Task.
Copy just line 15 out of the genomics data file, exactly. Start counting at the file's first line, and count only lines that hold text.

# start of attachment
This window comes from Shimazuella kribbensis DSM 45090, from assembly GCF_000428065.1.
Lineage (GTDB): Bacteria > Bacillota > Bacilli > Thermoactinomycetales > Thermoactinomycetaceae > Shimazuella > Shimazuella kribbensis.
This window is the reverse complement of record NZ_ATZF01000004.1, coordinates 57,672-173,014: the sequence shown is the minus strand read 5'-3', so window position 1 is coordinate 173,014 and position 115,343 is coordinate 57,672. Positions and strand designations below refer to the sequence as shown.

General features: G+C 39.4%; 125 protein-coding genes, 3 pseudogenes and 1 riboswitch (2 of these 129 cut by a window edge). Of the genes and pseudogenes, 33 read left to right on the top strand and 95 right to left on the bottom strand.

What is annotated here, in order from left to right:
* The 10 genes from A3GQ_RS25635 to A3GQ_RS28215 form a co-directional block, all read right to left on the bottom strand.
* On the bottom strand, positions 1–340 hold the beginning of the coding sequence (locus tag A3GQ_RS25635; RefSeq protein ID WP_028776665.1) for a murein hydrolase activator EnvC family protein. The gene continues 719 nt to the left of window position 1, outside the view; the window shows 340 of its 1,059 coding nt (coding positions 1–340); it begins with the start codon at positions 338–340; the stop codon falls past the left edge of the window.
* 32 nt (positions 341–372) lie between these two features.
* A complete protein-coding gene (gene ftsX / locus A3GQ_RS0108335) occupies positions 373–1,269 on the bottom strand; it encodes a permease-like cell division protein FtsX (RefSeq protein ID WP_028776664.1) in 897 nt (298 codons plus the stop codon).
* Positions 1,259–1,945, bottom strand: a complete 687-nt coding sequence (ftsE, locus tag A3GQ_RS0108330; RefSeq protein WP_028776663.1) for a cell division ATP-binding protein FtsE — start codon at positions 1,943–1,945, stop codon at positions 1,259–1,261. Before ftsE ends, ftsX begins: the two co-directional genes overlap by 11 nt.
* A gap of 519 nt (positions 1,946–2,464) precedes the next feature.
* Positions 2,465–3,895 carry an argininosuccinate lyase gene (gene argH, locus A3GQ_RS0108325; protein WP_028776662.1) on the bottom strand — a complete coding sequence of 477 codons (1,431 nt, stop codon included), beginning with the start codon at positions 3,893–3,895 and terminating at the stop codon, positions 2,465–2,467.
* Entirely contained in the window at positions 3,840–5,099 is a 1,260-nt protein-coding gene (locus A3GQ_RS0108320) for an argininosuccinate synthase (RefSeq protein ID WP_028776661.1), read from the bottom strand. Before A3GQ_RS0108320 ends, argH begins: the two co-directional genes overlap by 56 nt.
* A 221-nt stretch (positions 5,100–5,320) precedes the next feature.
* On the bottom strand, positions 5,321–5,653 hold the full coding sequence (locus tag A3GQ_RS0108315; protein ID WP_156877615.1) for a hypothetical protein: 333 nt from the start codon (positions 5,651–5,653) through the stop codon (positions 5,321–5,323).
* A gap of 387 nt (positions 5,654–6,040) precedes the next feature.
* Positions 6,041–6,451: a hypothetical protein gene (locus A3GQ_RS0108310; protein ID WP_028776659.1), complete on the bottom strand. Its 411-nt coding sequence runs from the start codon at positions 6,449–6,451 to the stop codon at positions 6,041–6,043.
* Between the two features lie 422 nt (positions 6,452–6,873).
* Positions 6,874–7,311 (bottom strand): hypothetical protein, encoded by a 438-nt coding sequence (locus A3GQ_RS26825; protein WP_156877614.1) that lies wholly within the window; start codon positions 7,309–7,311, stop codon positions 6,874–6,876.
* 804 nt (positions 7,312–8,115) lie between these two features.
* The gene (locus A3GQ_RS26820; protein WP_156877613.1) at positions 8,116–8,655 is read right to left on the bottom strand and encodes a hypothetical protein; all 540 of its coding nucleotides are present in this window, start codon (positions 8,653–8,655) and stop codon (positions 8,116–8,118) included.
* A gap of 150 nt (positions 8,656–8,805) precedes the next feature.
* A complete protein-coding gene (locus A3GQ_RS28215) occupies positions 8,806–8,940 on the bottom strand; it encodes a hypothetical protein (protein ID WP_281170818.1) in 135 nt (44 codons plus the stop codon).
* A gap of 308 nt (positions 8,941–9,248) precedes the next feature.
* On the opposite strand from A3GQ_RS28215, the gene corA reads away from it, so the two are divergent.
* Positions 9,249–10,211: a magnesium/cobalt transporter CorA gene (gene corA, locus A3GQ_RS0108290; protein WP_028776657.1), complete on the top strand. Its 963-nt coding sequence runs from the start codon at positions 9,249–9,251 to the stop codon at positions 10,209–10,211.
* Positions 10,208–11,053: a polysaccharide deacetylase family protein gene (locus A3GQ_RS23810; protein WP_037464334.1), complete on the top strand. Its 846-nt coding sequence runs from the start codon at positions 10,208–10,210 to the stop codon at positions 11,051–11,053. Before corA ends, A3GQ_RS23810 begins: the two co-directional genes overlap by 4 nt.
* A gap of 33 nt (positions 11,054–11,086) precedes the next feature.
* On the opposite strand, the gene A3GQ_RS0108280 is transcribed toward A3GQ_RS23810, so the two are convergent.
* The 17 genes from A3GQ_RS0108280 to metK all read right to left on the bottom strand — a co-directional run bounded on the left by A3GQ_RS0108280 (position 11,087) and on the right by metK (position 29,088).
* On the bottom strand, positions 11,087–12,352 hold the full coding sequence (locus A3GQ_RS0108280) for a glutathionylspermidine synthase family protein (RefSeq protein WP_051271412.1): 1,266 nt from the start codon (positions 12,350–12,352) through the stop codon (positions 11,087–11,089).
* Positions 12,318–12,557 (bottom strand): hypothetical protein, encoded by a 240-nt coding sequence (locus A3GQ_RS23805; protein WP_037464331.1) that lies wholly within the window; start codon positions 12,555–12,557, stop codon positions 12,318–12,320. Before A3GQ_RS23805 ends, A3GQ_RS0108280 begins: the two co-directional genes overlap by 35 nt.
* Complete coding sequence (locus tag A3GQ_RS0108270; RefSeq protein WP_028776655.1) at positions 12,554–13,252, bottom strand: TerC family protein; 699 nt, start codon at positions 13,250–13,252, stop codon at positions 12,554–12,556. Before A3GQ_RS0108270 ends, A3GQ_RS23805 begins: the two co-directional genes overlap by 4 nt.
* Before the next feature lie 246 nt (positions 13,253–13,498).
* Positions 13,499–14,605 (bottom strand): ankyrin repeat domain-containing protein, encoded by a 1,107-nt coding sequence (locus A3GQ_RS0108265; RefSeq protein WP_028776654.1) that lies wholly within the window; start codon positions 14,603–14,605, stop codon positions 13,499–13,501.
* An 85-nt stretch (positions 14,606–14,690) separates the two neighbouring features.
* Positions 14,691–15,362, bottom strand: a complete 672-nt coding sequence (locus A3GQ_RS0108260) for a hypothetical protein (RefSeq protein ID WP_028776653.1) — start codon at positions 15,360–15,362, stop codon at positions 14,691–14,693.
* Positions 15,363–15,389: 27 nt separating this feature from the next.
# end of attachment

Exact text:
* On the bottom strand, positions 5,321–5,653 hold the full coding sequence (locus tag A3GQ_RS0108315; protein ID WP_156877615.1) for a hypothetical protein: 333 nt from the start codon (positions 5,651–5,653) through the stop codon (positions 5,321–5,323).